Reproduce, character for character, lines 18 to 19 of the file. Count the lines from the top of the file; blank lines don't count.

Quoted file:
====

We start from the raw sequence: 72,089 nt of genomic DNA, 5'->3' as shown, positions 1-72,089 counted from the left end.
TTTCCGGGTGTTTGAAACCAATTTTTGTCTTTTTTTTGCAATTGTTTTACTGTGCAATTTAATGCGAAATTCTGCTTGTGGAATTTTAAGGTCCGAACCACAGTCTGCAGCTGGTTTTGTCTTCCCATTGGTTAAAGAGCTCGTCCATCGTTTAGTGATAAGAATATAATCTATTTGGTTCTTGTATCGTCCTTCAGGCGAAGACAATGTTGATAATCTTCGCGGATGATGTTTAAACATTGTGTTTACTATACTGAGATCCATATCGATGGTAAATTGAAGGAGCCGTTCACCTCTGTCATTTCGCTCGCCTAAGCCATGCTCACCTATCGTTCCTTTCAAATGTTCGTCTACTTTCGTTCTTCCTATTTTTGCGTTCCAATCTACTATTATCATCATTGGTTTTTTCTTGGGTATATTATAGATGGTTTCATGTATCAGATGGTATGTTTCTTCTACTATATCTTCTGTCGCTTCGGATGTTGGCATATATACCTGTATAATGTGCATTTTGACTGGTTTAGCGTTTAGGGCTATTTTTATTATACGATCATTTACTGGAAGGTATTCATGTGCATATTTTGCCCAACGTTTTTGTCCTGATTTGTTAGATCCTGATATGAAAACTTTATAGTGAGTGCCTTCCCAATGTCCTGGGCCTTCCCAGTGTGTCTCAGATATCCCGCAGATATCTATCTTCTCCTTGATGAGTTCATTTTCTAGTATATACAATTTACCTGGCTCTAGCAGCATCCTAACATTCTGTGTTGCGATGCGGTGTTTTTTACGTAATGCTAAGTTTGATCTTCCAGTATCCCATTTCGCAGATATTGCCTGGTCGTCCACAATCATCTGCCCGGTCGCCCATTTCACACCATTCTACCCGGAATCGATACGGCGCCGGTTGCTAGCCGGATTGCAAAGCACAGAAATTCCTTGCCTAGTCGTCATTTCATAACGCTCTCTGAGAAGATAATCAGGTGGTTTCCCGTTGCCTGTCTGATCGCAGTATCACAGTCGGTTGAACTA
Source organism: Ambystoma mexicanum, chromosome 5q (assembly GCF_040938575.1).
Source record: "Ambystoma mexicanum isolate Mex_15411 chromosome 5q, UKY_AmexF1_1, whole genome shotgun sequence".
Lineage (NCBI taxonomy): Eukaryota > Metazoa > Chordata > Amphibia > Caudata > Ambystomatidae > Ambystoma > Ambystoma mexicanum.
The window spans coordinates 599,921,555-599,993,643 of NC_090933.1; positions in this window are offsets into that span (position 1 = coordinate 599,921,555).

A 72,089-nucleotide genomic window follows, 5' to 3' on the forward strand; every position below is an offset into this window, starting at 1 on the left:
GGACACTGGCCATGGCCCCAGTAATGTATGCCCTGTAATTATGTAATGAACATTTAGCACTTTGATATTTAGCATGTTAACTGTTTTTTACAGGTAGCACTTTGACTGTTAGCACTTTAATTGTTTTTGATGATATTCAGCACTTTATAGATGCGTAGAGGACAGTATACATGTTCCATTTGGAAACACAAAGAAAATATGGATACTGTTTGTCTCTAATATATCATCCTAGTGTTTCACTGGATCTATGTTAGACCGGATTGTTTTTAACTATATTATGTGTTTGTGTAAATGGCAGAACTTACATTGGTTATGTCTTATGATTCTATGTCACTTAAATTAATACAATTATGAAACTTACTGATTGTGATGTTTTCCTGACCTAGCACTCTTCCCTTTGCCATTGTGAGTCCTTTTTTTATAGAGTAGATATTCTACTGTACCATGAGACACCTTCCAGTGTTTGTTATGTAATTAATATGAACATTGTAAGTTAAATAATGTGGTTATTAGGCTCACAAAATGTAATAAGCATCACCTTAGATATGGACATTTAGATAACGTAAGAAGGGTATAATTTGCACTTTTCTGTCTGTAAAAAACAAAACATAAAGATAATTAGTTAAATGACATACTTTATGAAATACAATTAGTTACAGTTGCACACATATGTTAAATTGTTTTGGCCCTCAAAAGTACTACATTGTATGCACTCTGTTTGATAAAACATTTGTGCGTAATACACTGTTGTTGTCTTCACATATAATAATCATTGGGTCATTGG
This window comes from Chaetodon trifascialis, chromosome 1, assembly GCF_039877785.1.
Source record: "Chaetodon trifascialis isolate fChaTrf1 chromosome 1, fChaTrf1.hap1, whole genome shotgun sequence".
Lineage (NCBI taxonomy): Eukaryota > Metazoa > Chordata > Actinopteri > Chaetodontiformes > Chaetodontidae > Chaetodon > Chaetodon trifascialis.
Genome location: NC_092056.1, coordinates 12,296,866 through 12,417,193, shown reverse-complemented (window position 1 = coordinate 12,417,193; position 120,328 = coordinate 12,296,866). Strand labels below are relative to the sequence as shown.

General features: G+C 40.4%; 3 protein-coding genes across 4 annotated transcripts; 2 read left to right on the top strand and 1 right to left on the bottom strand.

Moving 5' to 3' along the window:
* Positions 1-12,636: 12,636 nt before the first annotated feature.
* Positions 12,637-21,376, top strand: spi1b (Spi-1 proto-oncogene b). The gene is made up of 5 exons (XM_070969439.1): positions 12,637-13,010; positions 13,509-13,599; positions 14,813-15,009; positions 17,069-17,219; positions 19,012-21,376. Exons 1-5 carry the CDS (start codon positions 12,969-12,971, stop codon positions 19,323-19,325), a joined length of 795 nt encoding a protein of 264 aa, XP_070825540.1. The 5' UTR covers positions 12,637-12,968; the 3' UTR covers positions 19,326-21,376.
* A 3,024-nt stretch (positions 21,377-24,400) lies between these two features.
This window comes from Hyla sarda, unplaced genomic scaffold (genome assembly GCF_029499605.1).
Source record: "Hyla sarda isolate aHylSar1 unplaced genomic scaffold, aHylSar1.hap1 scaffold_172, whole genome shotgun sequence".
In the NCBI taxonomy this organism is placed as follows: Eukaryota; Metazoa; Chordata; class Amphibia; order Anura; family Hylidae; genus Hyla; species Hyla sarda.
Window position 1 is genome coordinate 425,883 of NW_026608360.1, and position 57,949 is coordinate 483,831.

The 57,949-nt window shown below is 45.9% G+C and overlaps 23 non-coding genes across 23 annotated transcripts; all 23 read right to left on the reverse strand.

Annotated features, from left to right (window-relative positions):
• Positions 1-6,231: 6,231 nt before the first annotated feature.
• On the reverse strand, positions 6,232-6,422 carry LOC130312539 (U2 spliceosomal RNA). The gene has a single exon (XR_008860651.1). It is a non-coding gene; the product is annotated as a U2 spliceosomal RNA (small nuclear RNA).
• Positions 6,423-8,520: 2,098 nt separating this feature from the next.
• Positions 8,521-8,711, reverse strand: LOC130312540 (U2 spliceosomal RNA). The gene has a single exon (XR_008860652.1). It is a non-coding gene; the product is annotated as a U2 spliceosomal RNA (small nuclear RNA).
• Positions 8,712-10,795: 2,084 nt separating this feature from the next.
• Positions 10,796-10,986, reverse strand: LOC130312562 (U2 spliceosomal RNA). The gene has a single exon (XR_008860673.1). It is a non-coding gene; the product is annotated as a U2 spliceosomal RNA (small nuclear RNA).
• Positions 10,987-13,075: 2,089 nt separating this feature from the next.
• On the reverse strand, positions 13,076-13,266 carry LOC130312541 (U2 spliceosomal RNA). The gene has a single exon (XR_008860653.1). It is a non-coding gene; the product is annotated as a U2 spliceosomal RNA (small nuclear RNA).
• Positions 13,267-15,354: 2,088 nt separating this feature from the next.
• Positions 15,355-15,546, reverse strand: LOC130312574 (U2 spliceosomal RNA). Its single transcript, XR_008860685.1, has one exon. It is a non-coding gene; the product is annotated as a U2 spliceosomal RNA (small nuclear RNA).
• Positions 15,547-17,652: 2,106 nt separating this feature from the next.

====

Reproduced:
This window comes from Hyla sarda, unplaced genomic scaffold (genome assembly GCF_029499605.1).
Source record: "Hyla sarda isolate aHylSar1 unplaced genomic scaffold, aHylSar1.hap1 scaffold_172, whole genome shotgun sequence".